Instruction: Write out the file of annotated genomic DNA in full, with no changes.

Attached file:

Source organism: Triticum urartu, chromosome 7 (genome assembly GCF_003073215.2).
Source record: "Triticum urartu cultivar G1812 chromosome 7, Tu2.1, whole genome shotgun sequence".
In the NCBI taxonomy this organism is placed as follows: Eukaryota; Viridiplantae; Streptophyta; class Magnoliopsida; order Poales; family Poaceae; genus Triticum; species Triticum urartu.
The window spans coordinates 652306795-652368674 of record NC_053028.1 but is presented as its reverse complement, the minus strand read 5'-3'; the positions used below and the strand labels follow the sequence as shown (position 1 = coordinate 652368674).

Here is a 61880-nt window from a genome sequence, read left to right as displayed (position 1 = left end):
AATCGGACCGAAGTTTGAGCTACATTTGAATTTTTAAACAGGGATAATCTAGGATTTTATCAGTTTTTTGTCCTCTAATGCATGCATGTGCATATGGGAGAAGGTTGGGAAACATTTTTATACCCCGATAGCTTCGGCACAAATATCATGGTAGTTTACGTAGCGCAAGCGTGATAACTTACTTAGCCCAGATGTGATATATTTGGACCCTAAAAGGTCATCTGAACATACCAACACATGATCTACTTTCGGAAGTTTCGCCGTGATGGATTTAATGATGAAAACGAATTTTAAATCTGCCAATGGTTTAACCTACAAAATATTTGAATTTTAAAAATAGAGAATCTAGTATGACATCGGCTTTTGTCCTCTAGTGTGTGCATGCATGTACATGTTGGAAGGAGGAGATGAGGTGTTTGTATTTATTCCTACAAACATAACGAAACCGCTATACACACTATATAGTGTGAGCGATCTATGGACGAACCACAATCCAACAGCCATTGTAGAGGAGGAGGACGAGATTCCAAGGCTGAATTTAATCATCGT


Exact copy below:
Source organism: Triticum urartu, chromosome 7 (genome assembly GCF_003073215.2).
Source record: "Triticum urartu cultivar G1812 chromosome 7, Tu2.1, whole genome shotgun sequence".
In the NCBI taxonomy this organism is placed as follows: Eukaryota; Viridiplantae; Streptophyta; class Magnoliopsida; order Poales; family Poaceae; genus Triticum; species Triticum urartu.
The window spans coordinates 652306795-652368674 of record NC_053028.1 but is presented as its reverse complement, the minus strand read 5'-3'; the positions used below and the strand labels follow the sequence as shown (position 1 = coordinate 652368674).

Here is a 61880-nt window from a genome sequence, read left to right as displayed (position 1 = left end):
AATCGGACCGAAGTTTGAGCTACATTTGAATTTTTAAACAGGGATAATCTAGGATTTTATCAGTTTTTTGTCCTCTAATGCATGCATGTGCATATGGGAGAAGGTTGGGAAACATTTTTATACCCCGATAGCTTCGGCACAAATATCATGGTAGTTTACGTAGCGCAAGCGTGATAACTTACTTAGCCCAGATGTGATATATTTGGACCCTAAAAGGTCATCTGAACATACCAACACATGATCTACTTTCGGAAGTTTCGCCGTGATGGATTTAATGATGAAAACGAATTTTAAATCTGCCAATGGTTTAACCTACAAAATATTTGAATTTTAAAAATAGAGAATCTAGTATGACATCGGCTTTTGTCCTCTAGTGTGTGCATGCATGTACATGTTGGAAGGAGGAGATGAGGTGTTTGTATTTATTCCTACAAACATAACGAAACCGCTATACACACTATATAGTGTGAGCGATCTATGGACGAACCACAATCCAACAGCCATTGTAGAGGAGGAGGACGAGATTCCAAGGCTGAATTTAATCATCGT